"They have their families down in Mexico," Robbs said. "They like it down there."
What part of this escapes the RepubliCons in our state and national legislatures?
Mexicans who work further north in AZ perhaps can't go home every night, but they still want to go home as often as they can. The able and dignified man who does landscaping so well in our neighborhood goes home every weekend to continue building his house in Mexico. Where he plans to retire. NB: Well out of reach of our healthcare (as if) and Social Security systems. He doesn't want to live in the USA.
A lot of Mexicans, Guatemalans, and other Central Americans feel that way. They'd like to work here and pay into our tax base and Social Security system, but then, provided they can survive there, of course, they wish return to live in the land where they were born.
Family values, I guess. Or patriotism.
Quoted in full from an email alert just issued by the Center for Constitutional Rights:
Please read this alert for background on the plan and immediately go here and click on the yellow "Add Comments" balloon to file public comments with the government to oppose the plan. The government is only accepting comments until this Monday, May 19, so take action today!
At the end of 2005, a little-noticed provision was slipped into the Violence Against Women Act (VAWA) reauthorization bill that provided the federal government with the power to collect and permanently keep DNA samples from anyone arrested for any crime whether or not they are convicted, any non-U.S. citizen merely detained by federal authorities for any reason, and everyone in federal prison. Now the government is trying to put the DNA Fingerprint Act into practice.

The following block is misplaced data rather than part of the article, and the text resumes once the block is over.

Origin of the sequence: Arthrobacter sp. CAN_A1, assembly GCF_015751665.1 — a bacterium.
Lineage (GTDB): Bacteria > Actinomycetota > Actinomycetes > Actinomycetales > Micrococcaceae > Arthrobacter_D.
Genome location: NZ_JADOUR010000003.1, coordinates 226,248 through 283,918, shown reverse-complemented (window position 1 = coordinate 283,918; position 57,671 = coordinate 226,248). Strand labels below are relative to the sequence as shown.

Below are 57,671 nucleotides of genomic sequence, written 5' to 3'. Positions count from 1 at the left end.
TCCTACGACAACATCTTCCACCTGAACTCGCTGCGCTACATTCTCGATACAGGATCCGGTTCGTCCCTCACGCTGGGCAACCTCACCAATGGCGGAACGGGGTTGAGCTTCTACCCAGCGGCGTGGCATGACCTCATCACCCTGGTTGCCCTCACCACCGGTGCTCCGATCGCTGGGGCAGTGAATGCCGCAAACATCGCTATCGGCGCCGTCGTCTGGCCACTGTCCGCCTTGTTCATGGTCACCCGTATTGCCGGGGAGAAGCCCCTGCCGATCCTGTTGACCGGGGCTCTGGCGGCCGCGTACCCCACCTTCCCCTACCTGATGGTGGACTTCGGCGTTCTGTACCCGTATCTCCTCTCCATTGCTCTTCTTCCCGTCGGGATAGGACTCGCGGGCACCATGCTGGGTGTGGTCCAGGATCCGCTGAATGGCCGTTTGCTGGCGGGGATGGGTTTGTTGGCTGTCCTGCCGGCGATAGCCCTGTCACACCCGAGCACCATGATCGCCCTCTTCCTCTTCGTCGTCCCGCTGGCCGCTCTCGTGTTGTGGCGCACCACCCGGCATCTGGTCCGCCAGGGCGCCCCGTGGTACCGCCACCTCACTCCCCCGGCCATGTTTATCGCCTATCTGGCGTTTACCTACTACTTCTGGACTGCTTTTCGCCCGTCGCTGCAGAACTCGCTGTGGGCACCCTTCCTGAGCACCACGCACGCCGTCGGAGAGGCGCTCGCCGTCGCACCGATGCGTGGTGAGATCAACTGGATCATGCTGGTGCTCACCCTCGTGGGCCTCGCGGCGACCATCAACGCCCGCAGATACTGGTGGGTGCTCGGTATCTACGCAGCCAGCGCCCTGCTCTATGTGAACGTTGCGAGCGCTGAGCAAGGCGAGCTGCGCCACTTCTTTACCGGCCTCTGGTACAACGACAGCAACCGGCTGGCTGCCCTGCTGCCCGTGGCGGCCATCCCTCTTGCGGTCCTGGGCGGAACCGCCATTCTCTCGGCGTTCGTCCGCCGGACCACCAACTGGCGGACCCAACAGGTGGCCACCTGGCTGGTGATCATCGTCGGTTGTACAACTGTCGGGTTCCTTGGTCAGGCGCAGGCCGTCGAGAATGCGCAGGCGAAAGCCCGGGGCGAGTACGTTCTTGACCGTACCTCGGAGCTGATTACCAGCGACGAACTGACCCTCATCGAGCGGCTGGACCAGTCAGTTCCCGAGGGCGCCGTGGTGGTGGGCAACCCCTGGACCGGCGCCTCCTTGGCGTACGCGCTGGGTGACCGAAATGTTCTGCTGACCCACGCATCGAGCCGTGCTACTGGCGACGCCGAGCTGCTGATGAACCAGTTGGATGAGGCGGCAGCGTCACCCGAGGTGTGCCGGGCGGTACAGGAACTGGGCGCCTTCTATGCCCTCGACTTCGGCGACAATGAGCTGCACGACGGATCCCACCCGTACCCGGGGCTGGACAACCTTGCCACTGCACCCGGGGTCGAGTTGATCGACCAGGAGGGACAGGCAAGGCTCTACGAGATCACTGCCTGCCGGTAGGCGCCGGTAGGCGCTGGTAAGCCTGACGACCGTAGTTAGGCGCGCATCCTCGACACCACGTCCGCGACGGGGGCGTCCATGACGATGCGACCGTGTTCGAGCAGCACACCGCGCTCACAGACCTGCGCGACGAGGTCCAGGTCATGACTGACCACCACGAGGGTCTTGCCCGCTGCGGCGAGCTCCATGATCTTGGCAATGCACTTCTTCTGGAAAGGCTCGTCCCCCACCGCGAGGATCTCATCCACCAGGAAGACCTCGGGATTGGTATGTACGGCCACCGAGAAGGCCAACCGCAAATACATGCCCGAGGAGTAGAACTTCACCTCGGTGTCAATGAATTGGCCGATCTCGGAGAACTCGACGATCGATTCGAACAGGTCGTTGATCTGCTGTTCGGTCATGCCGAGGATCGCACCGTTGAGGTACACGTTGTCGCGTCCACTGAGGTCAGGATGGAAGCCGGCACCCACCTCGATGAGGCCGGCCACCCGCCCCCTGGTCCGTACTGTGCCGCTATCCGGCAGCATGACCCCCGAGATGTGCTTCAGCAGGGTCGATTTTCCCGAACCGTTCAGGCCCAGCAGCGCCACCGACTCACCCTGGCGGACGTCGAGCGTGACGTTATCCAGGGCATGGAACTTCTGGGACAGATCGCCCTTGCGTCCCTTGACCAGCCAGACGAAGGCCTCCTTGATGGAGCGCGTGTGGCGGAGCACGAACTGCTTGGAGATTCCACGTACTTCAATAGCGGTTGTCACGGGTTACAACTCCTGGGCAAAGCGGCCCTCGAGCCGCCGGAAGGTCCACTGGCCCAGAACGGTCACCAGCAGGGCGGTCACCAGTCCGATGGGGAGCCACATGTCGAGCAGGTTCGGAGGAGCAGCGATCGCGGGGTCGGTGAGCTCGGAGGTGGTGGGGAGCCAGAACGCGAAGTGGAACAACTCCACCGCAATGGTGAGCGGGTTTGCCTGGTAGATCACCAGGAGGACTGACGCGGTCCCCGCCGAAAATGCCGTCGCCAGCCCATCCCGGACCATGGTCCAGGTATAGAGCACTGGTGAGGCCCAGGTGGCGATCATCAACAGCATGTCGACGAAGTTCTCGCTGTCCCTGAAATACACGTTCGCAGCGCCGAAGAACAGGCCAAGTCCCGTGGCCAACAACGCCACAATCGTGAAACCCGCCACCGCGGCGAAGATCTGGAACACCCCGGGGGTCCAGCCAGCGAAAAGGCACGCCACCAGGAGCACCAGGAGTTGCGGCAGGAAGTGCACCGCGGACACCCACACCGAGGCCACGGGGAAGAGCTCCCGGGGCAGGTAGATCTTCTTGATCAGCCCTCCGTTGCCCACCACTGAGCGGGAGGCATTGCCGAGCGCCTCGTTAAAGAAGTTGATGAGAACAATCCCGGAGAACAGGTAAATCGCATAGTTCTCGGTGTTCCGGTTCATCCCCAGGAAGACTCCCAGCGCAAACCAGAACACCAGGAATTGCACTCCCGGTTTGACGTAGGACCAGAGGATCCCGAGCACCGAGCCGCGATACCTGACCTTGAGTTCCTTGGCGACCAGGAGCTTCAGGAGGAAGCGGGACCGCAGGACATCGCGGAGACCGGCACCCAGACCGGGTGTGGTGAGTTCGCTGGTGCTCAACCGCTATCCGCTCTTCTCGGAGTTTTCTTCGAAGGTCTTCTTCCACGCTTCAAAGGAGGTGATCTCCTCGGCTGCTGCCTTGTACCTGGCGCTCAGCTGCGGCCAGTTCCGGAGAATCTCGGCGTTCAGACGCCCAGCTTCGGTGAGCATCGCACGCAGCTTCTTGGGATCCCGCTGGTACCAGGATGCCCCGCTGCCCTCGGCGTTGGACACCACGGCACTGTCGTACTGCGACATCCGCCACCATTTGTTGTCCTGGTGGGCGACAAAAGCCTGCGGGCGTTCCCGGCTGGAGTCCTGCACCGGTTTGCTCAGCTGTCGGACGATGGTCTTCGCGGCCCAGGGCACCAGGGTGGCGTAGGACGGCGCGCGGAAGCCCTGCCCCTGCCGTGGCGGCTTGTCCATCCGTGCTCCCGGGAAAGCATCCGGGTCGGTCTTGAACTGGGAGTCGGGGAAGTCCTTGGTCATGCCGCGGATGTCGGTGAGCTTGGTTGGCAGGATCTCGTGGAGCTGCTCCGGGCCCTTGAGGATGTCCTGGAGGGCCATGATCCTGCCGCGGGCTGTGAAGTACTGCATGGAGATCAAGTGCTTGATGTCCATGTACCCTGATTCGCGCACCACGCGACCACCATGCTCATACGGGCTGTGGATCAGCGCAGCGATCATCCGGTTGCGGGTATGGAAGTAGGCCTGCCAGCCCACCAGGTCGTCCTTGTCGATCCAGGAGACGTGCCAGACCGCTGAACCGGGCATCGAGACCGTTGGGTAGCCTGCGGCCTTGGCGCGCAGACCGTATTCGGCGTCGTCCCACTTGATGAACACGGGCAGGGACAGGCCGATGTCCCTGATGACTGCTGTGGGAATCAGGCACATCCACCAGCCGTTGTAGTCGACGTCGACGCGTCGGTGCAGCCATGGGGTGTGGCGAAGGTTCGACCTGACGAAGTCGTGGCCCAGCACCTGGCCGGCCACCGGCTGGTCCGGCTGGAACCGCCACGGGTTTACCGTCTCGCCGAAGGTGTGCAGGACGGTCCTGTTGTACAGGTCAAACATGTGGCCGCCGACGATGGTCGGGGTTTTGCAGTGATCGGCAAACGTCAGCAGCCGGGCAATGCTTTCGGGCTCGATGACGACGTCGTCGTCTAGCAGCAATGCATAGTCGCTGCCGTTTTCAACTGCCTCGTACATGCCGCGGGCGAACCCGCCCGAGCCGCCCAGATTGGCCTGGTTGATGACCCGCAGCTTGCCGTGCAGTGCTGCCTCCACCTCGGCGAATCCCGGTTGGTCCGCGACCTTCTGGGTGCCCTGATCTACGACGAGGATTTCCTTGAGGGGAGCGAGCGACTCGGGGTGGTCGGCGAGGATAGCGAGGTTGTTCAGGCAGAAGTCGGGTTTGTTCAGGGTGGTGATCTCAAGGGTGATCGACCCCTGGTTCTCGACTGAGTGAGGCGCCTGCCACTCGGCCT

Federal agencies would be required to take DNA samples from:
• Individuals arrested for the most minor of crimes, such as peaceful protestors who are demonstrating on federal property.Go here for more information on the law.
• Countless numbers of visitors from other countries who are pulled aside in airports by the Transportation Security Administration.
• Lawful immigrants seeking admission to this country, whether at the land border or in passport control at the airport.
This is a dangerous invasion of privacy. Our DNA is not a fingerprint - it contains vast amounts of sensitive medical information about us. And Congress held no hearings on this dangerous legislation, even though it:
• threatens the privacy of millions of Americans; [make that ALL Americans and ALL foreign visitors]
• would disproportionately affect people of color; [and GLBT people]
• and turns the principle of "innocent until proven guilty" on its head.